Fundamental Physics/Electronics/Thévenin's Theorem

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Any linear, time invariant network of impedances can be reduced to one equivalent impedance. In particular, any network of sources and resistors can be reduced to one ideal source and one resistor, in either the Thévenin or Norton configurations. In this way, a complicated network attached to a load resistor can be reduced to a single voltage divider (Thévenin) or current divider (Norton).

Thevenin norton equivalents.svg

Thévenin and Norton equivalents let you replace a voltage source in series with a resistor by a current source in parallel with a resistor, or vice versa. This is called a source transformation.

The point to be noted is that the block that is replaced with such an equivalent should be linear and time invariant, i.e. a linear change in the electrical source in that block produces a linear change in the equivalent source, and the behavior can be replicated if the initial conditions are replicated. The above shown transformation figures are true only if the circuit contains at least one independent voltage or current source. If the circuit comprises only dependent sources, then its Thévenin equivalent consists of RTh alone.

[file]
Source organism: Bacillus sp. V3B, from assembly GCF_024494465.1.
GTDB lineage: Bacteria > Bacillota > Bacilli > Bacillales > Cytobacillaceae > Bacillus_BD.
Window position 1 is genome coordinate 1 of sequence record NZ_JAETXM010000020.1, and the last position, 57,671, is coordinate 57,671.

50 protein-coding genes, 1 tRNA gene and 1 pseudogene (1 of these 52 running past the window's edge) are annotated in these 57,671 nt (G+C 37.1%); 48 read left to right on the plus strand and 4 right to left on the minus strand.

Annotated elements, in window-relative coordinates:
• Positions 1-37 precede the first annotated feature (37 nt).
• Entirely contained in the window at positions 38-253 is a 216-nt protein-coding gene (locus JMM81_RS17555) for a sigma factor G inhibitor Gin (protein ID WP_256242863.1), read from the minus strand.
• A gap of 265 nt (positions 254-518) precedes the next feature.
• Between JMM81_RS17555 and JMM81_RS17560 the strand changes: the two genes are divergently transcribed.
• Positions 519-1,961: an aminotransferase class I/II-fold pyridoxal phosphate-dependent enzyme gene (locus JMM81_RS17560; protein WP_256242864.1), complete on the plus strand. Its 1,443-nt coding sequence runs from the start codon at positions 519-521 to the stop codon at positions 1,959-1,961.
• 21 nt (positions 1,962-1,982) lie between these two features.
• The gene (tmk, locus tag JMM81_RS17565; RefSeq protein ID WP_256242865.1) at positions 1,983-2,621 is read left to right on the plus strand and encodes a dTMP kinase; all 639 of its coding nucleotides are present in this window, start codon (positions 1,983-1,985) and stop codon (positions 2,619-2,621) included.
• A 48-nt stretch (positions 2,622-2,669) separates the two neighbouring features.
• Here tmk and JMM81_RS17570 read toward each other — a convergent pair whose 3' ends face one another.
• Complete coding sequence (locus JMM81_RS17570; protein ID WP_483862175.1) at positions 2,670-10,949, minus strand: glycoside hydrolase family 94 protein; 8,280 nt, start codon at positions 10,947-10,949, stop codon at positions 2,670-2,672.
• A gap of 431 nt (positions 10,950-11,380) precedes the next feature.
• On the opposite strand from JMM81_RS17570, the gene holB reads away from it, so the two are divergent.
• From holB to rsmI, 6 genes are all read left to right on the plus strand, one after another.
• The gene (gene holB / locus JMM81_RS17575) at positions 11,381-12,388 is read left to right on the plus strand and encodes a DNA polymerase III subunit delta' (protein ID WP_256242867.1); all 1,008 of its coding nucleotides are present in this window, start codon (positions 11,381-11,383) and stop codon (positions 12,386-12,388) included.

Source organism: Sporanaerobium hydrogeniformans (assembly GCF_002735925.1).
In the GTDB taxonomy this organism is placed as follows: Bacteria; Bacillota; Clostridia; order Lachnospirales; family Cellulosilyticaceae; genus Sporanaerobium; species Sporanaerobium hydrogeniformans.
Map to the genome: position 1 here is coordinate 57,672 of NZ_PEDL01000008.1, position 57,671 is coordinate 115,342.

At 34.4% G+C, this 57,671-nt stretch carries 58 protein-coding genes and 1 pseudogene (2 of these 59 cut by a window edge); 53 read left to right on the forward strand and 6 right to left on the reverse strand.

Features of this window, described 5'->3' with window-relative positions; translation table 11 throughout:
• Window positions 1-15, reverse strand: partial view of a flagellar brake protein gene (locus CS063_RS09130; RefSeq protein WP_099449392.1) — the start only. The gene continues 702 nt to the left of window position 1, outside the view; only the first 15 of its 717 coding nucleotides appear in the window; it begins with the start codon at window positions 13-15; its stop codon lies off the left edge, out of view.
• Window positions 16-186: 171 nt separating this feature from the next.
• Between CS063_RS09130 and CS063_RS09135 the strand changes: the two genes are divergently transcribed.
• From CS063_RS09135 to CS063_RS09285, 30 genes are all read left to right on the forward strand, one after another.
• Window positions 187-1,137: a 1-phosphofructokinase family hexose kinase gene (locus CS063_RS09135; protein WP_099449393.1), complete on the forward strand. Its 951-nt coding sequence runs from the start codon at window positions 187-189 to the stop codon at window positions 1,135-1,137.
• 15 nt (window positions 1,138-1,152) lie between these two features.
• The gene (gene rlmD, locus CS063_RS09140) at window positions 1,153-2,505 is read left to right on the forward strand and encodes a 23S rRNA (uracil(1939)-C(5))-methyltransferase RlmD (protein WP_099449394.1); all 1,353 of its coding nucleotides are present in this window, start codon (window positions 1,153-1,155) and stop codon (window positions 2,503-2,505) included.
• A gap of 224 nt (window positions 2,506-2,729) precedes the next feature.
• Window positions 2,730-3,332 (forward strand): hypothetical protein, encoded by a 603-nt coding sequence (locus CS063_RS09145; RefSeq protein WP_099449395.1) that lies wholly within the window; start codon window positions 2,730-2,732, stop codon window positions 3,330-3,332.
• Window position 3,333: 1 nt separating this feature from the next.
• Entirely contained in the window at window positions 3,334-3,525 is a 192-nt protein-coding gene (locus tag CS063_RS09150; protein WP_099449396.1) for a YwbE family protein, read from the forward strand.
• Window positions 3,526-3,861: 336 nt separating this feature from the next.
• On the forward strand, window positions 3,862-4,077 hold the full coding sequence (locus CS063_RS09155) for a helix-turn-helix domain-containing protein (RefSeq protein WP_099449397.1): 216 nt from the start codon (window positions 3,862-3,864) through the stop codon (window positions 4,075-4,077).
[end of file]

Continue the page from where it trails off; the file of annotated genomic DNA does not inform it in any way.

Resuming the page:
Thévenin's theorem[edit | edit source]

Thévenin's theorem states that every network can be reduced to voltage VTh (Thevenin's voltage) in series with resistance RTh (Thévenin's resistance) which is measured between open terminals of the network.


-- 15:14, 5 February 2008 (UTC)